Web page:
As a banker, he wasn’t bad at all. As a policymaker, he’s always showed the Randian impulse to steal from the poor and give to the rich. Aside from its fundamental immorality, that makes for awful public policy.

  10. KirkH commented on Jun 24

    kkn, it is a disaster because 5-10 years ago you had a higher rate on a house that cost half as much. 6.7% on $1,000,000 is a bigger monthly payment than 10% on $500,000.

  11. ccv commented on Jun 24

    if you guys think 6.7% is a disaster ………

  12. ffv commented on Jun 24

    Alan Abelson ……. Mister Positive , can find the cloud in any silver lining … talk about a guy who selectively uses data to support his point of view …. he makes some of these posts look like they’re the work of academmics

  13. mlong commented on Jun 24

    I think you overwhelmed Charles’ site. I get this message: The server is temporarily unable to service your request due to the site owner reaching his/her bandwidth limit. Please try again later.

  14. Bob A commented on Jun 24

    You would think Greenspan was on the payroll of World Savings, where at sales meetings pumping their one-month adjustable arm’s they used to get a huge laugh about how the consumer, given the option, would almost always choose the lowest payment available (negative amortization). Those poor folks who got a World Savings CODI or COFI arm two-three years ago have seen their minimum payment go up around 50% since.
    Washington Mutual and everybody else caught on and started pumping these loans after Greenspan gave the ‘all clear’ and rates started rising. Talk about the ‘PPT’ or ‘Profiteering Protection Team’.

  15. Bob A commented on Jun 24

    Q. Who said this on CNBC a couple years back? “Greenspan is an idiot”.

  16. Bob A commented on Jun 24

    A. That would be Jim Rogers who was also at the time very correctly predicting a coming rise in commodities.

  17. jm commented on Jun 24

    the same Jim Rogers who left Quantum in 1980 only to see his former partner make $10B , while his wealth stagnated @ $100M………

  18. ghj commented on Jun 24

    “Whether oil production is up five or six per cent is pretty meaningless ……… Russia’s a hopeless place to invest.”
    Jim Rogers

  19. sb22 commented on Jun 24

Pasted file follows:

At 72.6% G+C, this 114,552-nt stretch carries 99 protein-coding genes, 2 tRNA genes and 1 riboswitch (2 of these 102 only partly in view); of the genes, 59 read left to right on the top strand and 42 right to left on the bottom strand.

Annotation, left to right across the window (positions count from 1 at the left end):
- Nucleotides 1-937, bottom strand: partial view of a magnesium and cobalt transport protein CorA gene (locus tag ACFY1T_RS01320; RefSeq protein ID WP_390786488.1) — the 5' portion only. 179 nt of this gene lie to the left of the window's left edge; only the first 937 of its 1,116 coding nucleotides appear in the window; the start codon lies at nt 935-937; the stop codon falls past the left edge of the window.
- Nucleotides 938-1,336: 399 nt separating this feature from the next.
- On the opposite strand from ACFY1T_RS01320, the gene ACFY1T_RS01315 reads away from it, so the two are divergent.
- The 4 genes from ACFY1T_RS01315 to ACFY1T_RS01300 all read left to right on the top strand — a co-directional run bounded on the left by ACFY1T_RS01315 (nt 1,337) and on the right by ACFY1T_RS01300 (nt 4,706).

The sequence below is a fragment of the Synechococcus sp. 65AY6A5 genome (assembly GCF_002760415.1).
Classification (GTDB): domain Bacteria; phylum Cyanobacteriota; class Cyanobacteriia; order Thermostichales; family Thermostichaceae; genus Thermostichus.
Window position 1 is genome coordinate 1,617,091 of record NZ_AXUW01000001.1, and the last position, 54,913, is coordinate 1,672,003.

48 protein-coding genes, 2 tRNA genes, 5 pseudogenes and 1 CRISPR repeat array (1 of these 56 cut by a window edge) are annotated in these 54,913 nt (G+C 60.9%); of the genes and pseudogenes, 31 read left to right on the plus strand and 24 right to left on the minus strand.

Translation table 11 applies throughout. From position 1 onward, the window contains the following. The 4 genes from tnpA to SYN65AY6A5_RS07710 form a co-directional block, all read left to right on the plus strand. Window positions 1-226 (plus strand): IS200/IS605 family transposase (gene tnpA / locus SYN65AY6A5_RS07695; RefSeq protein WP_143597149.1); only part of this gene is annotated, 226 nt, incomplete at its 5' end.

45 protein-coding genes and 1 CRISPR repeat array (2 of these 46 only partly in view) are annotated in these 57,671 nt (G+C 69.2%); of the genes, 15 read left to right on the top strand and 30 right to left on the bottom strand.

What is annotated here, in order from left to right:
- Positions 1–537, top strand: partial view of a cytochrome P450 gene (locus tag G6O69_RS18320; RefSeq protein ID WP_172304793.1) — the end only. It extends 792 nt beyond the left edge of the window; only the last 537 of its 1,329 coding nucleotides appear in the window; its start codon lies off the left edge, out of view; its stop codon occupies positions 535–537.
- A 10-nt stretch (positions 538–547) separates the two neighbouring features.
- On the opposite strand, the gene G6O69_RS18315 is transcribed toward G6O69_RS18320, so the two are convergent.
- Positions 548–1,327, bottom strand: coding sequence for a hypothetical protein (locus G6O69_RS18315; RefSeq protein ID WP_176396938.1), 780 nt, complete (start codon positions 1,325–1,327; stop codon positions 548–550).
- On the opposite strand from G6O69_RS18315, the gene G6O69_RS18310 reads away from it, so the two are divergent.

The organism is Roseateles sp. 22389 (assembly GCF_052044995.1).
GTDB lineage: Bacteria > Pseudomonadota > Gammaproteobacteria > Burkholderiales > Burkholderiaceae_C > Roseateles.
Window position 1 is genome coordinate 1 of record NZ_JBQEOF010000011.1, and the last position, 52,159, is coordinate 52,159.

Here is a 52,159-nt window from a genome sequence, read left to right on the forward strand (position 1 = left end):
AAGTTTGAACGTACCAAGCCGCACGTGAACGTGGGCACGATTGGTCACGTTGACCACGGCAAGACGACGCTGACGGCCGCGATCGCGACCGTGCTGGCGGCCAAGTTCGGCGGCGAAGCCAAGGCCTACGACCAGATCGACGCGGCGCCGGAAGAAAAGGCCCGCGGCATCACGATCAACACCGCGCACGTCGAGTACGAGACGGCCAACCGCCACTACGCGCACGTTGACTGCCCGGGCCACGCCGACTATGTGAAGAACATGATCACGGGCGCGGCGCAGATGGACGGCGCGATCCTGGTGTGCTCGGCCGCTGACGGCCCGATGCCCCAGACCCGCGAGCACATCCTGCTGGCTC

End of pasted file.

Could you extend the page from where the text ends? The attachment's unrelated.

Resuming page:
natural gas prices rose $15/mm btu in Dec., how does that jibe w/ Greenies comments on shortages….. seems pretty good

  20. bnm commented on Jun 24

    oil’s not been as much of an economic impediment in 2004 , 2005 or 2006 vs. the 1970’s …… that seems right also

  21. brian commented on Jun 24

    “…Another political utterance by Greenspan that will cost us dearly is his cheerleading of Bush’s tax cuts before the GOP got control of spending…”

    in PaulJones defense, I think what he meant was that the GOP *should have* gotten control of spending before cutting taxes…
    (however there were/are just too many fat palms needing further grease as well as all those “Pioneers” to compensate…)

  22. angryinch commented on Jun 24

    Greenspan was America’s bartender. His job was to listen to customer’s stories and pour the drinks.

    You are right, Barry. Greenspan has nearly an unbroken record of being dead wrong at inflection points. The “call to ARMs” and natural gas predictions are just the latest in a long line of wrong-way calls.

    How this guy is known as “The Maestro” is beyond me. But who doesn’t like bartenders? I think a better title would be “The Maitre D'”.

    Here’s a few Greenspanisms:

    “It is very rare that you can be as unqualifiedly bullish as you can be right now.”—Alan Greenspan, Jan 7, 1973, two days after the market peaked on its way to a 50% decline over the following 2 years.

    “Bubbles generally are perceptible only after the fact. To spot a bubble in advance requires a judgment that hundreds of thousands of informed investors have it all wrong.”—Alan Greenspan, June 1999

    “The fact that the capital spending boom is still going strong indicates businesses continue to find a wide array of high-rate-of-return, productivity-enhancing investments. I see nothing to suggest these opportunities will peter out any time soon.”—Alan Greenspan, March 8, 2000.

    Not to mention his very public defenses of the S&L industry—which he did a lot of consulting work for—right before the 1980s carnage.

  23. jcf commented on Jun 24

    One of the problems with ARMs is that buyers are often qualified at the first-year’s rate, which can be well below the current market. When the rates rise, especially with no increase in household income, they may be markedly unqualified vis-a-vis percentage of take-home pay necessary for mortgage payments.